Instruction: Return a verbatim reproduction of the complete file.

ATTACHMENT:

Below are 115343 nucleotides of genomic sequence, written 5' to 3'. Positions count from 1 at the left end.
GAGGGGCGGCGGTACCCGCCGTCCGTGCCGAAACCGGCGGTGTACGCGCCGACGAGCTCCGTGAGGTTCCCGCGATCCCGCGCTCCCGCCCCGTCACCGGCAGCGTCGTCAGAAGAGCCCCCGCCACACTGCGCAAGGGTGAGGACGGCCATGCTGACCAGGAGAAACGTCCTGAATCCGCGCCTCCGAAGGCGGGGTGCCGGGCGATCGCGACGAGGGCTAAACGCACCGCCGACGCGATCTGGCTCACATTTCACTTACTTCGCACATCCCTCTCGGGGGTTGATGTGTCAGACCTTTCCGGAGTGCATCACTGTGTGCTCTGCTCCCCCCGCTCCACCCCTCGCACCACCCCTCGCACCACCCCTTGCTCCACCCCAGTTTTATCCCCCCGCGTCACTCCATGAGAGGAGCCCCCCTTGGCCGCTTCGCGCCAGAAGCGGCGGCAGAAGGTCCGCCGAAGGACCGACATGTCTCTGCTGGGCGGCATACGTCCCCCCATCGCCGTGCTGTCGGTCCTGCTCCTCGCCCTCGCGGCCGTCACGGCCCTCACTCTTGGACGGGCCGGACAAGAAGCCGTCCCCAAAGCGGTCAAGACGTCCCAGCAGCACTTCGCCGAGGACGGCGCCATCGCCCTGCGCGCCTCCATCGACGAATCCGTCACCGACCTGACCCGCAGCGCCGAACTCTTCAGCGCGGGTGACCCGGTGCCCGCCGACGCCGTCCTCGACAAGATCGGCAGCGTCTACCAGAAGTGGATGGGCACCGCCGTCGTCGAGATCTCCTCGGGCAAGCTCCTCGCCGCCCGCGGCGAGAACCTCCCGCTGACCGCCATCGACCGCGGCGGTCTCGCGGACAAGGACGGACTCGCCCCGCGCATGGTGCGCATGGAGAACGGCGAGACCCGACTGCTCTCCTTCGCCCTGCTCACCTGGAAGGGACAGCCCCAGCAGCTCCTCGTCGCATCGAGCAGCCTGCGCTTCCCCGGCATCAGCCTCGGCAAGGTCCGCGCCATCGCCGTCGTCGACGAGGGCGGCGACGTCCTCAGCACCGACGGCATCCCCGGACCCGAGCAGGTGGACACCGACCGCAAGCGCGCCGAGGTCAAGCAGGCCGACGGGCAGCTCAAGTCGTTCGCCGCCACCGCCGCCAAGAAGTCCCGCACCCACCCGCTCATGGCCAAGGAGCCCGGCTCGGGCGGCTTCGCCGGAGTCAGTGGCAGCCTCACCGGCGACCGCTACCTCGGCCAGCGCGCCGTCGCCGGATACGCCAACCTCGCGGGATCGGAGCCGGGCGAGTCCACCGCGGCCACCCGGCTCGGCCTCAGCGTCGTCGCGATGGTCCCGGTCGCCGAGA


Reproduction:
Below are 115343 nucleotides of genomic sequence, written 5' to 3'. Positions count from 1 at the left end.
GAGGGGCGGCGGTACCCGCCGTCCGTGCCGAAACCGGCGGTGTACGCGCCGACGAGCTCCGTGAGGTTCCCGCGATCCCGCGCTCCCGCCCCGTCACCGGCAGCGTCGTCAGAAGAGCCCCCGCCACACTGCGCAAGGGTGAGGACGGCCATGCTGACCAGGAGAAACGTCCTGAATCCGCGCCTCCGAAGGCGGGGTGCCGGGCGATCGCGACGAGGGCTAAACGCACCGCCGACGCGATCTGGCTCACATTTCACTTACTTCGCACATCCCTCTCGGGGGTTGATGTGTCAGACCTTTCCGGAGTGCATCACTGTGTGCTCTGCTCCCCCCGCTCCACCCCTCGCACCACCCCTCGCACCACCCCTTGCTCCACCCCAGTTTTATCCCCCCGCGTCACTCCATGAGAGGAGCCCCCCTTGGCCGCTTCGCGCCAGAAGCGGCGGCAGAAGGTCCGCCGAAGGACCGACATGTCTCTGCTGGGCGGCATACGTCCCCCCATCGCCGTGCTGTCGGTCCTGCTCCTCGCCCTCGCGGCCGTCACGGCCCTCACTCTTGGACGGGCCGGACAAGAAGCCGTCCCCAAAGCGGTCAAGACGTCCCAGCAGCACTTCGCCGAGGACGGCGCCATCGCCCTGCGCGCCTCCATCGACGAATCCGTCACCGACCTGACCCGCAGCGCCGAACTCTTCAGCGCGGGTGACCCGGTGCCCGCCGACGCCGTCCTCGACAAGATCGGCAGCGTCTACCAGAAGTGGATGGGCACCGCCGTCGTCGAGATCTCCTCGGGCAAGCTCCTCGCCGCCCGCGGCGAGAACCTCCCGCTGACCGCCATCGACCGCGGCGGTCTCGCGGACAAGGACGGACTCGCCCCGCGCATGGTGCGCATGGAGAACGGCGAGACCCGACTGCTCTCCTTCGCCCTGCTCACCTGGAAGGGACAGCCCCAGCAGCTCCTCGTCGCATCGAGCAGCCTGCGCTTCCCCGGCATCAGCCTCGGCAAGGTCCGCGCCATCGCCGTCGTCGACGAGGGCGGCGACGTCCTCAGCACCGACGGCATCCCCGGACCCGAGCAGGTGGACACCGACCGCAAGCGCGCCGAGGTCAAGCAGGCCGACGGGCAGCTCAAGTCGTTCGCCGCCACCGCCGCCAAGAAGTCCCGCACCCACCCGCTCATGGCCAAGGAGCCCGGCTCGGGCGGCTTCGCCGGAGTCAGTGGCAGCCTCACCGGCGACCGCTACCTCGGCCAGCGCGCCGTCGCCGGATACGCCAACCTCGCGGGATCGGAGCCGGGCGAGTCCACCGCGGCCACCCGGCTCGGCCTCAGCGTCGTCGCGATGGTCCCGGTCGCCGAGA